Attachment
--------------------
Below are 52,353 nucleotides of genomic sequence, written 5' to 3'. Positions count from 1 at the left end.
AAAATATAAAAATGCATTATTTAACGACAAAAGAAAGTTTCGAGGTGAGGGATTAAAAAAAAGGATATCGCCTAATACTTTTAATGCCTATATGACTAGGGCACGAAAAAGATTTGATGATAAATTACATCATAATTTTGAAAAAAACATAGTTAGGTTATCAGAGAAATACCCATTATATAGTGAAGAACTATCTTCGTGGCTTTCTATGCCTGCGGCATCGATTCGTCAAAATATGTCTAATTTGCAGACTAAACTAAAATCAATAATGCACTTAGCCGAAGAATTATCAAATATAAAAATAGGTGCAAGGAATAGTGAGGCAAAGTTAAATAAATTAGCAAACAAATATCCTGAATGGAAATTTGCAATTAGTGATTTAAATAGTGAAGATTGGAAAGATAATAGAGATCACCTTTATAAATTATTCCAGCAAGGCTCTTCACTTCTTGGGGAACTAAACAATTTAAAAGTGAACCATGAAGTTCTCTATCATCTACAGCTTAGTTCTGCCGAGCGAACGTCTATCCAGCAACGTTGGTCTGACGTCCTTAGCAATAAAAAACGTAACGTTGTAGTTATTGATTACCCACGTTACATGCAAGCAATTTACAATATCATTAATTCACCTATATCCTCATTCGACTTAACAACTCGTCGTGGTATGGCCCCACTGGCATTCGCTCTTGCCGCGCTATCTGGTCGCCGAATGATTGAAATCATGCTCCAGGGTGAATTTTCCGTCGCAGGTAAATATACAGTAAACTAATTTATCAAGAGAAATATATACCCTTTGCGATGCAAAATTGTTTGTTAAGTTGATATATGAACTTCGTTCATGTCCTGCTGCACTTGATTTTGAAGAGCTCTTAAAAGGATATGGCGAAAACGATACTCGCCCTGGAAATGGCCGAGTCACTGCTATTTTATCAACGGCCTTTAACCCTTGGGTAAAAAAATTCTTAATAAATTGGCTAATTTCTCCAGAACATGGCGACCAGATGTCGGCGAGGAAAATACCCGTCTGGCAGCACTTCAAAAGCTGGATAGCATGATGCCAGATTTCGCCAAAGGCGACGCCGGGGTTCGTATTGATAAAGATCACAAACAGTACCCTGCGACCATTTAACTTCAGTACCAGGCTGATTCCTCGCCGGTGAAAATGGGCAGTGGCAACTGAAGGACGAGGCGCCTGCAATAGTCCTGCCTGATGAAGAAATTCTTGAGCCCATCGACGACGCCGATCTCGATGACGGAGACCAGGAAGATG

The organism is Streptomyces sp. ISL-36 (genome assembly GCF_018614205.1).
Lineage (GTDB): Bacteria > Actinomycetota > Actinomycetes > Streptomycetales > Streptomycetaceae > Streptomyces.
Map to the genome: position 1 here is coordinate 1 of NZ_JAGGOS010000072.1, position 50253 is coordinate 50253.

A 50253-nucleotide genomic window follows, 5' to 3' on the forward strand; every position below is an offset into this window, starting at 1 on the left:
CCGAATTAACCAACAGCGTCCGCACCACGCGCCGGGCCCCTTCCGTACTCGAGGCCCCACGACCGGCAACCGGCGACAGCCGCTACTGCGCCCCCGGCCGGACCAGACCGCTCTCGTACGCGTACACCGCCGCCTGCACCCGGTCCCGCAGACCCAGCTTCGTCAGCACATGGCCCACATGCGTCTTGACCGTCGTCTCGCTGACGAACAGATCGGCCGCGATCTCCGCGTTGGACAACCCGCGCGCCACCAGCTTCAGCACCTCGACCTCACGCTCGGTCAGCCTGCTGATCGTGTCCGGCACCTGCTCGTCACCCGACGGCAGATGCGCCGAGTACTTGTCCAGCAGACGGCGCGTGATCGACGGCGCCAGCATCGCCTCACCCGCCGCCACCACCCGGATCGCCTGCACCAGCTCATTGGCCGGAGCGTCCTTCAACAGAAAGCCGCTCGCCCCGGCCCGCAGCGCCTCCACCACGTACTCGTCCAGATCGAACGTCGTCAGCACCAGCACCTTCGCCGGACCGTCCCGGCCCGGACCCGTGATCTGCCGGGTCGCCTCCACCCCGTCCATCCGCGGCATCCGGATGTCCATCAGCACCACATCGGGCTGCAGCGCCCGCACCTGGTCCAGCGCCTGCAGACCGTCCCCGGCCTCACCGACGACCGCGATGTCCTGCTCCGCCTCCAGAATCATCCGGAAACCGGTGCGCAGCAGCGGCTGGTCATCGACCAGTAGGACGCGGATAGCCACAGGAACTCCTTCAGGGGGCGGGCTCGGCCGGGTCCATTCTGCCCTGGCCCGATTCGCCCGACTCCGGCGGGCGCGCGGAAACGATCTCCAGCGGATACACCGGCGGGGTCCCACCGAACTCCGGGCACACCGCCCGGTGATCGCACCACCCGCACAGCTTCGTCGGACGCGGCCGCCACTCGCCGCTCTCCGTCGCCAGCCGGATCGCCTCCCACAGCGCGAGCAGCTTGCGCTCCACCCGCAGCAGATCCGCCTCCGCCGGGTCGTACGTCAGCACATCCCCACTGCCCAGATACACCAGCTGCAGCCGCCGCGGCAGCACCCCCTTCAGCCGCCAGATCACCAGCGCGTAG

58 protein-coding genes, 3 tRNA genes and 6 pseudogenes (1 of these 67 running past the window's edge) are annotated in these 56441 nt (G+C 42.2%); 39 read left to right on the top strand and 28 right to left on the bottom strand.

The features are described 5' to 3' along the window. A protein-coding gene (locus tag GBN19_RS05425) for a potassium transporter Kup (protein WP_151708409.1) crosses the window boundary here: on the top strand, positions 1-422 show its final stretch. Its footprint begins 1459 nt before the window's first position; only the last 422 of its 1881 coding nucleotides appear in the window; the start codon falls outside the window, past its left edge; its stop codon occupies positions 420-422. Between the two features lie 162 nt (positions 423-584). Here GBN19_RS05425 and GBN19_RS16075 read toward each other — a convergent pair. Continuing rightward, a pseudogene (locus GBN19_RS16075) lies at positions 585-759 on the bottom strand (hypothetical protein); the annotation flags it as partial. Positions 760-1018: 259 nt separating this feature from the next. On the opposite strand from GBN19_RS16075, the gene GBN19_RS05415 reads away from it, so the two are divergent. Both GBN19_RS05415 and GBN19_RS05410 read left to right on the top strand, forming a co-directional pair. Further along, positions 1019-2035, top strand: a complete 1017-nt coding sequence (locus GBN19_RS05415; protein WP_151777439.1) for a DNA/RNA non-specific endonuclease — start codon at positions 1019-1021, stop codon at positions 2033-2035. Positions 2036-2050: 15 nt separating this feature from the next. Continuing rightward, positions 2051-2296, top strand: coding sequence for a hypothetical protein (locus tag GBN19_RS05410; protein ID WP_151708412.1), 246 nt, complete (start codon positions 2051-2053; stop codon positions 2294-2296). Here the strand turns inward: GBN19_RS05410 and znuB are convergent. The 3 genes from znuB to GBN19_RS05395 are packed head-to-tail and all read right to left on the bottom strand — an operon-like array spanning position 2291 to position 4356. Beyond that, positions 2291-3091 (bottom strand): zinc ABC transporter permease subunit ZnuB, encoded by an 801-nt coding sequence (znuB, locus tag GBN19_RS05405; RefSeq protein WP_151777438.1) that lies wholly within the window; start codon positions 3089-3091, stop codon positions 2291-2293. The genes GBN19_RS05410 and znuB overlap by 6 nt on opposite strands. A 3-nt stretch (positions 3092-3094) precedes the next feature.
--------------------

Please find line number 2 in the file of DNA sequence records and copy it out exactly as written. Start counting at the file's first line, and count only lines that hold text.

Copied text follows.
AAAATATAAAAATGCATTATTTAACGACAAAAGAAAGTTTCGAGGTGAGGGATTAAAAAAAAGGATATCGCCTAATACTTTTAATGCCTATATGACTAGGGCACGAAAAAGATTTGATGATAAATTACATCATAATTTTGAAAAAAACATAGTTAGGTTATCAGAGAAATACCCATTATATAGTGAAGAACTATCTTCGTGGCTTTCTATGCCTGCGGCATCGATTCGTCAAAATATGTCTAATTTGCAGACTAAACTAAAATCAATAATGCACTTAGCCGAAGAATTATCAAATATAAAAATAGGTGCAAGGAATAGTGAGGCAAAGTTAAATAAATTAGCAAACAAATATCCTGAATGGAAATTTGCAATTAGTGATTTAAATAGTGAAGATTGGAAAGATAATAGAGATCACCTTTATAAATTATTCCAGCAAGGCTCTTCACTTCTTGGGGAACTAAACAATTTAAAAGTGAACCATGAAGTTCTCTATCATCTACAGCTTAGTTCTGCCGAGCGAACGTCTATCCAGCAACGTTGGTCTGACGTCCTTAGCAATAAAAAACGTAACGTTGTAGTTATTGATTACCCACGTTACATGCAAGCAATTTACAATATCATTAATTCACCTATATCCTCATTCGACTTAACAACTCGTCGTGGTATGGCCCCACTGGCATTCGCTCTTGCCGCGCTATCTGGTCGCCGAATGATTGAAATCATGCTCCAGGGTGAATTTTCCGTCGCAGGTAAATATACAGTAAACTAATTTATCAAGAGAAATATATACCCTTTGCGATGCAAAATTGTTTGTTAAGTTGATATATGAACTTCGTTCATGTCCTGCTGCACTTGATTTTGAAGAGCTCTTAAAAGGATATGGCGAAAACGATACTCGCCCTGGAAATGGCCGAGTCACTGCTATTTTATCAACGGCCTTTAACCCTTGGGTAAAAAAATTCTTAATAAATTGGCTAATTTCTCCAGAACATGGCGACCAGATGTCGGCGAGGAAAATACCCGTCTGGCAGCACTTCAAAAGCTGGATAGCATGATGCCAGATTTCGCCAAAGGCGACGCCGGGGTTCGTATTGATAAAGATCACAAACAGTACCCTGCGACCATTTAACTTCAGTACCAGGCTGATTCCTCGCCGGTGAAAATGGGCAGTGGCAACTGAAGGACGAGGCGCCTGCAATAGTCCTGCCTGATGAAGAAATTCTTGAGCCCATCGACGACGCCGATCTCGATGACGGAGACCAGGAAGATG